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UT Medical Center breaks ground on new cancer institute

The University of Tennessee Medical Center officially broke ground on a new cancer institute at a public ceremony on the campus of the comprehensive academic medical center in Knoxville. Representatives of the medical center said the facility will more than double the size of the current cancer institute space, which will accommodate the numerous oncology services added in recent years at The University of Tennessee Medical Center Cancer Institute as well as the sharp increase in new cancer cases projected throughout the next 20 years. 

“The new cancer institute represents our ongoing commitment at UT Medical Center to support patients and families throughout the region facing a cancer diagnosis,” said Dr. John L. Bell, director of The University of Tennessee Medical Center Cancer Institute. “In a year, we’ll be opening a facility that will be more comfortable and user-friendly for patients and families dealing with cancer. We’ve designed a patient-centered care facility to house all of our outpatient oncology services under one roof and serve our community for years to come.”

Bell said the new building is expected to take about a year to construct and will help the medical center further enhance the delivery of its oncology services, including patient care, education resources and research. Medical center officials said the cost of the 100,000 square-foot facility is in the $20 – $25 million range.

“We have engaged our physicians, staff and most importantly, patients, in designing a new cancer institute that will maximize the convenience, privacy and comfort for our patients and families, all in a healing environment,” said Joe Landsman, President and CEO of The University of Tennessee Medical Center. “This facility will result in the provision of care that works best for both the patients and the physicians, nurses and staff who treat them. As our volumes rise, it is a priority to effectively accommodate that growth while also enhancing the care experience.”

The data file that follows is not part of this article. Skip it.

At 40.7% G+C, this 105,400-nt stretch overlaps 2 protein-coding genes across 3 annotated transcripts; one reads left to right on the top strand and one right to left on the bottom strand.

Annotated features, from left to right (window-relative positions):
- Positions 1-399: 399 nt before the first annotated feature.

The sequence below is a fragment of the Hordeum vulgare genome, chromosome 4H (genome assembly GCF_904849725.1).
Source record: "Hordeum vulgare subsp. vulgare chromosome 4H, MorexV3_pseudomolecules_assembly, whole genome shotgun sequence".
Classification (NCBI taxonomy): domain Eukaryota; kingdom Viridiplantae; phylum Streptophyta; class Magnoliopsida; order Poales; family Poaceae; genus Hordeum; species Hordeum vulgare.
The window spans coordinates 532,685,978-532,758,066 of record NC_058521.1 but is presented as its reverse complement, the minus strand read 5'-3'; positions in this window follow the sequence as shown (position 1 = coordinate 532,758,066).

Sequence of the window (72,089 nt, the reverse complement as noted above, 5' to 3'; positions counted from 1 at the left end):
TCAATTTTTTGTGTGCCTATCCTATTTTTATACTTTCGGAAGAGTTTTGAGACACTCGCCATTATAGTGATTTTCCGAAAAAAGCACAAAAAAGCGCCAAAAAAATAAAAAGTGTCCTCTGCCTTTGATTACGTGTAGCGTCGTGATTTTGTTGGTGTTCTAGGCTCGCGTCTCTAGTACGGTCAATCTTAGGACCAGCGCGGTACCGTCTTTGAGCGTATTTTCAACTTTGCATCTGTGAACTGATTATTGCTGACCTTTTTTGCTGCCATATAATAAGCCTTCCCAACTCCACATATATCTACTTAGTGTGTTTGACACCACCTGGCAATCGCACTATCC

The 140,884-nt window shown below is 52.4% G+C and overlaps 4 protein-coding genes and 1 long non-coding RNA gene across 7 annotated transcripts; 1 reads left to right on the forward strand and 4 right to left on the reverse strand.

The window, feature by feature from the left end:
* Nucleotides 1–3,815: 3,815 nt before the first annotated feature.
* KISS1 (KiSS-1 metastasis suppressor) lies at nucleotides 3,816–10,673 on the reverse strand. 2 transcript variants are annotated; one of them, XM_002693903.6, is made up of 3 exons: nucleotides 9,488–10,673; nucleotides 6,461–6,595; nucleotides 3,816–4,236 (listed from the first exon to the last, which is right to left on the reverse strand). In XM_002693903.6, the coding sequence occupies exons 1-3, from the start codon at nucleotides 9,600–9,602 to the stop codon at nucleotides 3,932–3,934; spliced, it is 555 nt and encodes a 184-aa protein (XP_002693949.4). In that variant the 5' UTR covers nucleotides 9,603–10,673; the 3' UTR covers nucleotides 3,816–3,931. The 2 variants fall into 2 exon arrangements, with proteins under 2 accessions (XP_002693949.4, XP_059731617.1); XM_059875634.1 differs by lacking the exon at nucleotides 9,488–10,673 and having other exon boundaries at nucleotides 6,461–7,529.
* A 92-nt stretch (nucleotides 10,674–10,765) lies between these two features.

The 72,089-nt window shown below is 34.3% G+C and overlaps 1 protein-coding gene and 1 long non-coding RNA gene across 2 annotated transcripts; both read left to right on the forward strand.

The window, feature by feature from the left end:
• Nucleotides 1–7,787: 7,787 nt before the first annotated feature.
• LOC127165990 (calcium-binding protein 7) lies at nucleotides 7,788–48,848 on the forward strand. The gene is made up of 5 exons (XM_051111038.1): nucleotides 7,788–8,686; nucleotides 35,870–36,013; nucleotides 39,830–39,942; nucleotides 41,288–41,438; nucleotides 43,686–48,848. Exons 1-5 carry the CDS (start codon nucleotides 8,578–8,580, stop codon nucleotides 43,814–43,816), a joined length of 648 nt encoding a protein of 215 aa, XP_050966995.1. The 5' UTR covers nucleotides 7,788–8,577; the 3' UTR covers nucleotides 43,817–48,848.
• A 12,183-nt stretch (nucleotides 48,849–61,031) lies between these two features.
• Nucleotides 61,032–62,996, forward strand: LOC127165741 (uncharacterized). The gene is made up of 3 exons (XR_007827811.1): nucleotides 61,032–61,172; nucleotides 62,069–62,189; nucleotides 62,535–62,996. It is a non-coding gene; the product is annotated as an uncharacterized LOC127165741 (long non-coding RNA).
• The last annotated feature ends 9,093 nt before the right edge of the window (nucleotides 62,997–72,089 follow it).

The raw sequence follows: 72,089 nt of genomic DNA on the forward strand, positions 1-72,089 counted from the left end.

The American Cancer Society projects a 45 percent jump in new cancer cases nationally in the next two decades. According to Bell, the UT Medical Center Cancer Institute diagnosed and treated more than 2,000 new cancer cases in 2010, an 11 percent increase in new cases as compared to the previous year.
Along with the rise in patient volumes, the cancer institute has more than doubled its programs and services as well as improving technology, increasing cancer research projects and adding specialized physicians to treat the growing number of cancer cases, Bell said.

“We are building the largest and most comprehensive facility in the region dedicated exclusively to cancer care, education and research that will benefit those in our region and beyond facing a cancer diagnosis,” Bell added.


Posted July 14, 2011

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